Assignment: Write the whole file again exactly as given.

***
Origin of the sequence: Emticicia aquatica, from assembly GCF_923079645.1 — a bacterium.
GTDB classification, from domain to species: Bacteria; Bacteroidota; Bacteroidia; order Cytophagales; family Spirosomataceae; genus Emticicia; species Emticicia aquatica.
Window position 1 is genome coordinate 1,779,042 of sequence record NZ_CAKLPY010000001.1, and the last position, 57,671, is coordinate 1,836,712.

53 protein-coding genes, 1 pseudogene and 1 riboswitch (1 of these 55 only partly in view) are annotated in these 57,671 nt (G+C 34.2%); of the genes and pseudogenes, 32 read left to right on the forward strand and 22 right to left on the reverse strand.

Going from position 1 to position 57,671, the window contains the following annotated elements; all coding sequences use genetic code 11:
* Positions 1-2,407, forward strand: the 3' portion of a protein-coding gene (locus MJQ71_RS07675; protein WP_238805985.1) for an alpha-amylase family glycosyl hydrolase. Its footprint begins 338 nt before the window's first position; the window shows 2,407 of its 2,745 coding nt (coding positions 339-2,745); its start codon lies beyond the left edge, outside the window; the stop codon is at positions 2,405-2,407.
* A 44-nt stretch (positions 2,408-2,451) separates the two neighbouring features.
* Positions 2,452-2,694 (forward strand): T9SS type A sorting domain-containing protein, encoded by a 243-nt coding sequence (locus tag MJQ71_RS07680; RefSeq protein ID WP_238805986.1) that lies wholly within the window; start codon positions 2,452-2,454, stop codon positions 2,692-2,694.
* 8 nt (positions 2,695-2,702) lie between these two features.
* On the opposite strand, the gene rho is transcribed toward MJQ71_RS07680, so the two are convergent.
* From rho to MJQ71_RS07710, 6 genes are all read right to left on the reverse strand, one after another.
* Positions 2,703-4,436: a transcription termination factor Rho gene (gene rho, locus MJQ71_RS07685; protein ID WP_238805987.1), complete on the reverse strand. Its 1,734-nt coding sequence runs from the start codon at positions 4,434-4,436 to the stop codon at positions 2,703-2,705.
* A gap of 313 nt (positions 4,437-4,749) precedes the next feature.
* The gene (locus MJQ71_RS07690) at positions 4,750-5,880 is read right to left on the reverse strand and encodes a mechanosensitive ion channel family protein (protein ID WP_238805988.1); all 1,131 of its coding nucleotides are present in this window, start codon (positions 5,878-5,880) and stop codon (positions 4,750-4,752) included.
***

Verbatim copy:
Origin of the sequence: Emticicia aquatica, from assembly GCF_923079645.1 — a bacterium.
GTDB classification, from domain to species: Bacteria; Bacteroidota; Bacteroidia; order Cytophagales; family Spirosomataceae; genus Emticicia; species Emticicia aquatica.
Window position 1 is genome coordinate 1,779,042 of sequence record NZ_CAKLPY010000001.1, and the last position, 57,671, is coordinate 1,836,712.

53 protein-coding genes, 1 pseudogene and 1 riboswitch (1 of these 55 only partly in view) are annotated in these 57,671 nt (G+C 34.2%); of the genes and pseudogenes, 32 read left to right on the forward strand and 22 right to left on the reverse strand.

Going from position 1 to position 57,671, the window contains the following annotated elements; all coding sequences use genetic code 11:
* Positions 1-2,407, forward strand: the 3' portion of a protein-coding gene (locus MJQ71_RS07675; protein WP_238805985.1) for an alpha-amylase family glycosyl hydrolase. Its footprint begins 338 nt before the window's first position; the window shows 2,407 of its 2,745 coding nt (coding positions 339-2,745); its start codon lies beyond the left edge, outside the window; the stop codon is at positions 2,405-2,407.
* A 44-nt stretch (positions 2,408-2,451) separates the two neighbouring features.
* Positions 2,452-2,694 (forward strand): T9SS type A sorting domain-containing protein, encoded by a 243-nt coding sequence (locus tag MJQ71_RS07680; RefSeq protein ID WP_238805986.1) that lies wholly within the window; start codon positions 2,452-2,454, stop codon positions 2,692-2,694.
* 8 nt (positions 2,695-2,702) lie between these two features.
* On the opposite strand, the gene rho is transcribed toward MJQ71_RS07680, so the two are convergent.
* From rho to MJQ71_RS07710, 6 genes are all read right to left on the reverse strand, one after another.
* Positions 2,703-4,436: a transcription termination factor Rho gene (gene rho, locus MJQ71_RS07685; protein ID WP_238805987.1), complete on the reverse strand. Its 1,734-nt coding sequence runs from the start codon at positions 4,434-4,436 to the stop codon at positions 2,703-2,705.
* A gap of 313 nt (positions 4,437-4,749) precedes the next feature.
* The gene (locus MJQ71_RS07690) at positions 4,750-5,880 is read right to left on the reverse strand and encodes a mechanosensitive ion channel family protein (protein ID WP_238805988.1); all 1,131 of its coding nucleotides are present in this window, start codon (positions 5,878-5,880) and stop codon (positions 4,750-4,752) included.